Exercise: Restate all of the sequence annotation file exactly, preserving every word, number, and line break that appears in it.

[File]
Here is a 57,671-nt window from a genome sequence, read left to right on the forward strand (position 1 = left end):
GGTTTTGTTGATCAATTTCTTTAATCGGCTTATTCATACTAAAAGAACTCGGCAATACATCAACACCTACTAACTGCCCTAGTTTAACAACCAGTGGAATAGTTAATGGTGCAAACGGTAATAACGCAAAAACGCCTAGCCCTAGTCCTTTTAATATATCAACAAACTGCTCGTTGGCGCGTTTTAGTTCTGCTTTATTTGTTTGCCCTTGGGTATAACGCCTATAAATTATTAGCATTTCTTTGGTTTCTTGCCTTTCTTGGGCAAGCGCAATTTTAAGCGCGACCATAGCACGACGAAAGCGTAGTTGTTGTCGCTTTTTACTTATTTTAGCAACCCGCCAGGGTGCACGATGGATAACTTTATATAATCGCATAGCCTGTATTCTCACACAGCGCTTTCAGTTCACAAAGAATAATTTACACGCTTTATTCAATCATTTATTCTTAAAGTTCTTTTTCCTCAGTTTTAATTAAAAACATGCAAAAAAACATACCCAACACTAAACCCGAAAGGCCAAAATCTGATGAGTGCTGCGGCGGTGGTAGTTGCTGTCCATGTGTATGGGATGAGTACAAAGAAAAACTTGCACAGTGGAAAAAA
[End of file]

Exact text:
Here is a 57,671-nt window from a genome sequence, read left to right on the forward strand (position 1 = left end):
GGTTTTGTTGATCAATTTCTTTAATCGGCTTATTCATACTAAAAGAACTCGGCAATACATCAACACCTACTAACTGCCCTAGTTTAACAACCAGTGGAATAGTTAATGGTGCAAACGGTAATAACGCAAAAACGCCTAGCCCTAGTCCTTTTAATATATCAACAAACTGCTCGTTGGCGCGTTTTAGTTCTGCTTTATTTGTTTGCCCTTGGGTATAACGCCTATAAATTATTAGCATTTCTTTGGTTTCTTGCCTTTCTTGGGCAAGCGCAATTTTAAGCGCGACCATAGCACGACGAAAGCGTAGTTGTTGTCGCTTTTTACTTATTTTAGCAACCCGCCAGGGTGCACGATGGATAACTTTATATAATCGCATAGCCTGTATTCTCACACAGCGCTTTCAGTTCACAAAGAATAATTTACACGCTTTATTCAATCATTTATTCTTAAAGTTCTTTTTCCTCAGTTTTAATTAAAAACATGCAAAAAAACATACCCAACACTAAACCCGAAAGGCCAAAATCTGATGAGTGCTGCGGCGGTGGTAGTTGCTGTCCATGTGTATGGGATGAGTACAAAGAAAAACTTGCACAGTGGAAAAAA